I went through three different processors when I was looking to upgrade from my old Krell HTS 7.1, before just deciding to go back to Krell with a S1200. It definitely was an expensive journey.
"One of five best processors in the world" is really based on the eye of the beholder. Some people will put Datasat and Trinnov into that area. It all depends on what you think makes up the best. Datasat and Trinnov have very specific processing features, but I do not think either of them have the best analog stages. Same for Meridian. Bryston has good analog stages, but poor DAC/digital card and their analog stage is voice to be soft/laid back. Bryston's new "SP4" offering might be better on the DAC/DSP side, since they are adopting the base Storm Audio product as their base platform and plan on implementing their own discrete Class A analog output stages.
Sure I will, but it will be sometime later, as my HT room is going to take a while to be completed - a month or so. Honestly, I don't have any thing to complain about Krell Foundation, it is truly very enjoyable machine. However, I just want to try a different one. If it doesn't meet my expectation (benefit/cost ratio-wise), I always will have a fallback option - back to Foundation:)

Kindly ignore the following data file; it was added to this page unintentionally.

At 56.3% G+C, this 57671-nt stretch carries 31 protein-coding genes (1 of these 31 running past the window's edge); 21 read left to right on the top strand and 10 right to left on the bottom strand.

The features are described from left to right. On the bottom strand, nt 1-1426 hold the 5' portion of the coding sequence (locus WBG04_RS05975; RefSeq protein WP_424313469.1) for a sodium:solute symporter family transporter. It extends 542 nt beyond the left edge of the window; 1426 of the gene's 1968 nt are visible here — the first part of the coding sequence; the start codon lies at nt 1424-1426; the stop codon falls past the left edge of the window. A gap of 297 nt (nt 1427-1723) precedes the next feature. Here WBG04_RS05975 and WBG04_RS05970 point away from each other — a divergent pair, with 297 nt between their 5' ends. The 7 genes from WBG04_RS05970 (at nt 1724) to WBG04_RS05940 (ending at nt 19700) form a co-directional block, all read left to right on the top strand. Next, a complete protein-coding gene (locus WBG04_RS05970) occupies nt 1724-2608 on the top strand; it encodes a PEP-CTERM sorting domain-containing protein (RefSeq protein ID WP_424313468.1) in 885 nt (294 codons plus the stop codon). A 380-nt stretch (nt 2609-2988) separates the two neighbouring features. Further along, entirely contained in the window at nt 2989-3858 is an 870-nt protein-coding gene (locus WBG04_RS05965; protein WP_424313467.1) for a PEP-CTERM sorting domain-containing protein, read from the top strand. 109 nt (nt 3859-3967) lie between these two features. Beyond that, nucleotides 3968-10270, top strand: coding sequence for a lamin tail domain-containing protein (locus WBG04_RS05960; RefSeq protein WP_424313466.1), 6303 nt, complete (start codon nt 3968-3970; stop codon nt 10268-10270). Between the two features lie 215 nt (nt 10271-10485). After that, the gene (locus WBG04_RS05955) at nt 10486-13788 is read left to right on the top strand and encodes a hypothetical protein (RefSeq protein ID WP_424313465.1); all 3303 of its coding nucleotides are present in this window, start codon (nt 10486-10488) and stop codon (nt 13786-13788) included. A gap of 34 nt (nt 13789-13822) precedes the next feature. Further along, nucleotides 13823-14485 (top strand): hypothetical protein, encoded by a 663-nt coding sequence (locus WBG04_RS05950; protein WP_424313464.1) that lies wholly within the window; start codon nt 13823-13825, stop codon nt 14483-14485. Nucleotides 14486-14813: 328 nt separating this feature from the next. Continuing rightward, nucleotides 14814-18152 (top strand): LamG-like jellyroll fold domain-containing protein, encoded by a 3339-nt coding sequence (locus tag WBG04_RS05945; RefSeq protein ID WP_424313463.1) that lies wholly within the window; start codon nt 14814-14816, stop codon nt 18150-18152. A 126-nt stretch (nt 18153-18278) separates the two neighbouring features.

auxinput, I finally bought the Theta CB III HD. Got shipped. Opened the box, it's black. Looks good. Its about 10 years old, upgraded from CB III to III HD last year. Trying to determine if I should further upgrade ...
I am also looked at MINIDSP DDRC 88D/BM to have the room correction ability. It is not as powerful as DIRAC of CB IV or IVa, but good enough for the money. BM option give option to control the Subs as well.
Cool. It must be exciting for you. I would say to get the CBIII hooked up and see if it sounds good at that point. The DDRC 88D will adjust or degrade sound quality because it has to convert all analog to digital to do the Dirac processing. Then it has to convert back to analog using it's own internal DACs. If you feel you still need Dirac, then you can get it.
@gbabu5y: How does your Theta sound? I loved mine for video. It’s very versatile, with all of the different types of crossovers and their adjustable settings. You can go direct with LP pass or many other choices, as I’m sure you found out. It took me a while to learn the remote. Mine has a video board I connect to a small screen, by my listening chair.